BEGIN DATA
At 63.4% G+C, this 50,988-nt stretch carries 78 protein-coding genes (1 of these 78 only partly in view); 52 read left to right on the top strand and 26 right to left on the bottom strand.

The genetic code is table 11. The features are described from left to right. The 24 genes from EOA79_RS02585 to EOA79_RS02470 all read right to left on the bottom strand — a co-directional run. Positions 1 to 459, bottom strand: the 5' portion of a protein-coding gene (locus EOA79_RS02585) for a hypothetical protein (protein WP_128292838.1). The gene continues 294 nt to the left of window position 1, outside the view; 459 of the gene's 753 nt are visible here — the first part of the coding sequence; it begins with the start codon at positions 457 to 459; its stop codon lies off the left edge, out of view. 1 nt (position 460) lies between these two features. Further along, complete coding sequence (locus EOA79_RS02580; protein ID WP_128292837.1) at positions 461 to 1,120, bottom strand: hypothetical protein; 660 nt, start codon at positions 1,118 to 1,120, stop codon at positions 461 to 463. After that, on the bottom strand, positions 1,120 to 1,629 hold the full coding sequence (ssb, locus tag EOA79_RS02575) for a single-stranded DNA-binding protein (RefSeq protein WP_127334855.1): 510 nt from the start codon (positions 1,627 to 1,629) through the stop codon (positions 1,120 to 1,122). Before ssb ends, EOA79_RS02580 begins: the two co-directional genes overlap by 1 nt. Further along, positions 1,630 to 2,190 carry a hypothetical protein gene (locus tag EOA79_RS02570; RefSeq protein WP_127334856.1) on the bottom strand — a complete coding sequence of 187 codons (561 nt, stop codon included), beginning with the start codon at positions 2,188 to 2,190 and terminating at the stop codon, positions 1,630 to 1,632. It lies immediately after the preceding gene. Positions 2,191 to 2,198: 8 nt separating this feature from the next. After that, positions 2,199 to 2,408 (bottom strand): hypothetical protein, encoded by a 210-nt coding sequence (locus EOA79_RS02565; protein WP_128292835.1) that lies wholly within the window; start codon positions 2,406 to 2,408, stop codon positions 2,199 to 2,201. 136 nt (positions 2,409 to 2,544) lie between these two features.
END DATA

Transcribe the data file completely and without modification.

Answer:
At 63.4% G+C, this 50,988-nt stretch carries 78 protein-coding genes (1 of these 78 only partly in view); 52 read left to right on the top strand and 26 right to left on the bottom strand.

The genetic code is table 11. The features are described from left to right. The 24 genes from EOA79_RS02585 to EOA79_RS02470 all read right to left on the bottom strand — a co-directional run. Positions 1 to 459, bottom strand: the 5' portion of a protein-coding gene (locus EOA79_RS02585) for a hypothetical protein (protein WP_128292838.1). The gene continues 294 nt to the left of window position 1, outside the view; 459 of the gene's 753 nt are visible here — the first part of the coding sequence; it begins with the start codon at positions 457 to 459; its stop codon lies off the left edge, out of view. 1 nt (position 460) lies between these two features. Further along, complete coding sequence (locus EOA79_RS02580; protein ID WP_128292837.1) at positions 461 to 1,120, bottom strand: hypothetical protein; 660 nt, start codon at positions 1,118 to 1,120, stop codon at positions 461 to 463. After that, on the bottom strand, positions 1,120 to 1,629 hold the full coding sequence (ssb, locus tag EOA79_RS02575) for a single-stranded DNA-binding protein (RefSeq protein WP_127334855.1): 510 nt from the start codon (positions 1,627 to 1,629) through the stop codon (positions 1,120 to 1,122). Before ssb ends, EOA79_RS02580 begins: the two co-directional genes overlap by 1 nt. Further along, positions 1,630 to 2,190 carry a hypothetical protein gene (locus tag EOA79_RS02570; RefSeq protein WP_127334856.1) on the bottom strand — a complete coding sequence of 187 codons (561 nt, stop codon included), beginning with the start codon at positions 2,188 to 2,190 and terminating at the stop codon, positions 1,630 to 1,632. It lies immediately after the preceding gene. Positions 2,191 to 2,198: 8 nt separating this feature from the next. After that, positions 2,199 to 2,408 (bottom strand): hypothetical protein, encoded by a 210-nt coding sequence (locus EOA79_RS02565; protein WP_128292835.1) that lies wholly within the window; start codon positions 2,406 to 2,408, stop codon positions 2,199 to 2,201. 136 nt (positions 2,409 to 2,544) lie between these two features.